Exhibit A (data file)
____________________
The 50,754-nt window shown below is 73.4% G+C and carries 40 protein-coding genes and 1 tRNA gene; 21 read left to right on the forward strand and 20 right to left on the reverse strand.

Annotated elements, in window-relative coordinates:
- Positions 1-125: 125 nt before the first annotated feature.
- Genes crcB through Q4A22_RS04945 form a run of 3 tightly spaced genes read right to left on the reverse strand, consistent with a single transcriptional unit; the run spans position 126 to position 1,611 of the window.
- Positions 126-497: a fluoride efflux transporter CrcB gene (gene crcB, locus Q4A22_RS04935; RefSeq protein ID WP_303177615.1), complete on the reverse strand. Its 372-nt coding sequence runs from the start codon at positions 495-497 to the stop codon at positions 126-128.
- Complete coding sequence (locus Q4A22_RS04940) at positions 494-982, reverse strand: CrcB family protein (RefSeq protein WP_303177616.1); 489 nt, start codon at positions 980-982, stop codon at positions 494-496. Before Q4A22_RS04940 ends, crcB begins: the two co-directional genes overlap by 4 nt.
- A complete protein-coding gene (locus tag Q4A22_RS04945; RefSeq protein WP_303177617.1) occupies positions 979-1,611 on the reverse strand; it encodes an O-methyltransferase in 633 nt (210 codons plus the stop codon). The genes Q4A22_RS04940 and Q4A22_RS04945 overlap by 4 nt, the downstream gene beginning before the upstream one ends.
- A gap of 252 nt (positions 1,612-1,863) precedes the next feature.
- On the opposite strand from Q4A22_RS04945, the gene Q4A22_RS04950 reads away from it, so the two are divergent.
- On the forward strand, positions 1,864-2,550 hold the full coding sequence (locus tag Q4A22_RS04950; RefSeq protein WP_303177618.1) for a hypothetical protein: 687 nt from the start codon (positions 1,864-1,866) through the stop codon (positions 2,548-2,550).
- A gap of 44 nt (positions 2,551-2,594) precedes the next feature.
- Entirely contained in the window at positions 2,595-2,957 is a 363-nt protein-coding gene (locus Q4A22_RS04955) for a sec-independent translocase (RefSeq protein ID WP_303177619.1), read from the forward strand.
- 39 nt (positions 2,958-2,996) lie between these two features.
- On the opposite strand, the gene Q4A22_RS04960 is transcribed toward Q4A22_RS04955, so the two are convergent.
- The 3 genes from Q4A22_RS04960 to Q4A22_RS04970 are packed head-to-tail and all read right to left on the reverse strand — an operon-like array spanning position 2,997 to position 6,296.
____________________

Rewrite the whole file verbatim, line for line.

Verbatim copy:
The 50,754-nt window shown below is 73.4% G+C and carries 40 protein-coding genes and 1 tRNA gene; 21 read left to right on the forward strand and 20 right to left on the reverse strand.

Annotated elements, in window-relative coordinates:
- Positions 1-125: 125 nt before the first annotated feature.
- Genes crcB through Q4A22_RS04945 form a run of 3 tightly spaced genes read right to left on the reverse strand, consistent with a single transcriptional unit; the run spans position 126 to position 1,611 of the window.
- Positions 126-497: a fluoride efflux transporter CrcB gene (gene crcB, locus Q4A22_RS04935; RefSeq protein ID WP_303177615.1), complete on the reverse strand. Its 372-nt coding sequence runs from the start codon at positions 495-497 to the stop codon at positions 126-128.
- Complete coding sequence (locus Q4A22_RS04940) at positions 494-982, reverse strand: CrcB family protein (RefSeq protein WP_303177616.1); 489 nt, start codon at positions 980-982, stop codon at positions 494-496. Before Q4A22_RS04940 ends, crcB begins: the two co-directional genes overlap by 4 nt.
- A complete protein-coding gene (locus tag Q4A22_RS04945; RefSeq protein WP_303177617.1) occupies positions 979-1,611 on the reverse strand; it encodes an O-methyltransferase in 633 nt (210 codons plus the stop codon). The genes Q4A22_RS04940 and Q4A22_RS04945 overlap by 4 nt, the downstream gene beginning before the upstream one ends.
- A gap of 252 nt (positions 1,612-1,863) precedes the next feature.
- On the opposite strand from Q4A22_RS04945, the gene Q4A22_RS04950 reads away from it, so the two are divergent.
- On the forward strand, positions 1,864-2,550 hold the full coding sequence (locus tag Q4A22_RS04950; RefSeq protein WP_303177618.1) for a hypothetical protein: 687 nt from the start codon (positions 1,864-1,866) through the stop codon (positions 2,548-2,550).
- A gap of 44 nt (positions 2,551-2,594) precedes the next feature.
- Entirely contained in the window at positions 2,595-2,957 is a 363-nt protein-coding gene (locus Q4A22_RS04955) for a sec-independent translocase (RefSeq protein ID WP_303177619.1), read from the forward strand.
- 39 nt (positions 2,958-2,996) lie between these two features.
- On the opposite strand, the gene Q4A22_RS04960 is transcribed toward Q4A22_RS04955, so the two are convergent.
- The 3 genes from Q4A22_RS04960 to Q4A22_RS04970 are packed head-to-tail and all read right to left on the reverse strand — an operon-like array spanning position 2,997 to position 6,296.